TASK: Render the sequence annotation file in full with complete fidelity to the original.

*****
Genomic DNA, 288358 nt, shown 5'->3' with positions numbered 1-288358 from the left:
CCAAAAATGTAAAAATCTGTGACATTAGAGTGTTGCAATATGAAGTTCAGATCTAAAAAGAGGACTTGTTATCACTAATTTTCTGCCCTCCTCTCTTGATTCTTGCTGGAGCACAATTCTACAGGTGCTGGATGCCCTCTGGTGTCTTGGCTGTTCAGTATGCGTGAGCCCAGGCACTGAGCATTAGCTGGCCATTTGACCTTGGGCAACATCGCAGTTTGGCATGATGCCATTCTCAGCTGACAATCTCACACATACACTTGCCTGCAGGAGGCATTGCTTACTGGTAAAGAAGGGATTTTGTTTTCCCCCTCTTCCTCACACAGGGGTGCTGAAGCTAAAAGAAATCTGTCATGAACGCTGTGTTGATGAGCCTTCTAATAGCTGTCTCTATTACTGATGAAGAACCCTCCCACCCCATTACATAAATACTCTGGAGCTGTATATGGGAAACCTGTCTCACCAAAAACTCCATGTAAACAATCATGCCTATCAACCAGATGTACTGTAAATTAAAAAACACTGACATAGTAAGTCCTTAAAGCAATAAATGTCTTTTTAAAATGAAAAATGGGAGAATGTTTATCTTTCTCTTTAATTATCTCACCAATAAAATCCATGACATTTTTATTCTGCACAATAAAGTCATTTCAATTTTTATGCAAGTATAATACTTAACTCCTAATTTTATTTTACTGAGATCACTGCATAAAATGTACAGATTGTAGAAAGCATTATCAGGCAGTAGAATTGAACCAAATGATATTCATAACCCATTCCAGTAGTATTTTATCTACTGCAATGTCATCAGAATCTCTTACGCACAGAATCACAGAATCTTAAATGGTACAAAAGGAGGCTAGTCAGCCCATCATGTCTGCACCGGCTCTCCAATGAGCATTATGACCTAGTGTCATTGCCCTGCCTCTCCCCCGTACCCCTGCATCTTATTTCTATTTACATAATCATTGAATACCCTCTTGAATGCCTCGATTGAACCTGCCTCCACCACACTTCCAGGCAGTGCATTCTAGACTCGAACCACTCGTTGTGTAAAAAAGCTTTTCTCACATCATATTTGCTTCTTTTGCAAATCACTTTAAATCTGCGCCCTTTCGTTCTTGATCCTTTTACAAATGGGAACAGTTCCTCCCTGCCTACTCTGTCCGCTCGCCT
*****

Genomic DNA, 288358 nt, shown 5'->3' with positions numbered 1-288358 from the left:
CCAAAAATGTAAAAATCTGTGACATTAGAGTGTTGCAATATGAAGTTCAGATCTAAAAAGAGGACTTGTTATCACTAATTTTCTGCCCTCCTCTCTTGATTCTTGCTGGAGCACAATTCTACAGGTGCTGGATGCCCTCTGGTGTCTTGGCTGTTCAGTATGCGTGAGCCCAGGCACTGAGCATTAGCTGGCCATTTGACCTTGGGCAACATCGCAGTTTGGCATGATGCCATTCTCAGCTGACAATCTCACACATACACTTGCCTGCAGGAGGCATTGCTTACTGGTAAAGAAGGGATTTTGTTTTCCCCCTCTTCCTCACACAGGGGTGCTGAAGCTAAAAGAAATCTGTCATGAACGCTGTGTTGATGAGCCTTCTAATAGCTGTCTCTATTACTGATGAAGAACCCTCCCACCCCATTACATAAATACTCTGGAGCTGTATATGGGAAACCTGTCTCACCAAAAACTCCATGTAAACAATCATGCCTATCAACCAGATGTACTGTAAATTAAAAAACACTGACATAGTAAGTCCTTAAAGCAATAAATGTCTTTTTAAAATGAAAAATGGGAGAATGTTTATCTTTCTCTTTAATTATCTCACCAATAAAATCCATGACATTTTTATTCTGCACAATAAAGTCATTTCAATTTTTATGCAAGTATAATACTTAACTCCTAATTTTATTTTACTGAGATCACTGCATAAAATGTACAGATTGTAGAAAGCATTATCAGGCAGTAGAATTGAACCAAATGATATTCATAACCCATTCCAGTAGTATTTTATCTACTGCAATGTCATCAGAATCTCTTACGCACAGAATCACAGAATCTTAAATGGTACAAAAGGAGGCTAGTCAGCCCATCATGTCTGCACCGGCTCTCCAATGAGCATTATGACCTAGTGTCATTGCCCTGCCTCTCCCCCGTACCCCTGCATCTTATTTCTATTTACATAATCATTGAATACCCTCTTGAATGCCTCGATTGAACCTGCCTCCACCACACTTCCAGGCAGTGCATTCTAGACTCGAACCACTCGTTGTGTAAAAAAGCTTTTCTCACATCATATTTGCTTCTTTTGCAAATCACTTTAAATCTGCGCCCTTTCGTTCTTGATCCTTTTACAAATGGGAACAGTTCCTCCCTGCCTACTCTGTCCGCTCGCCT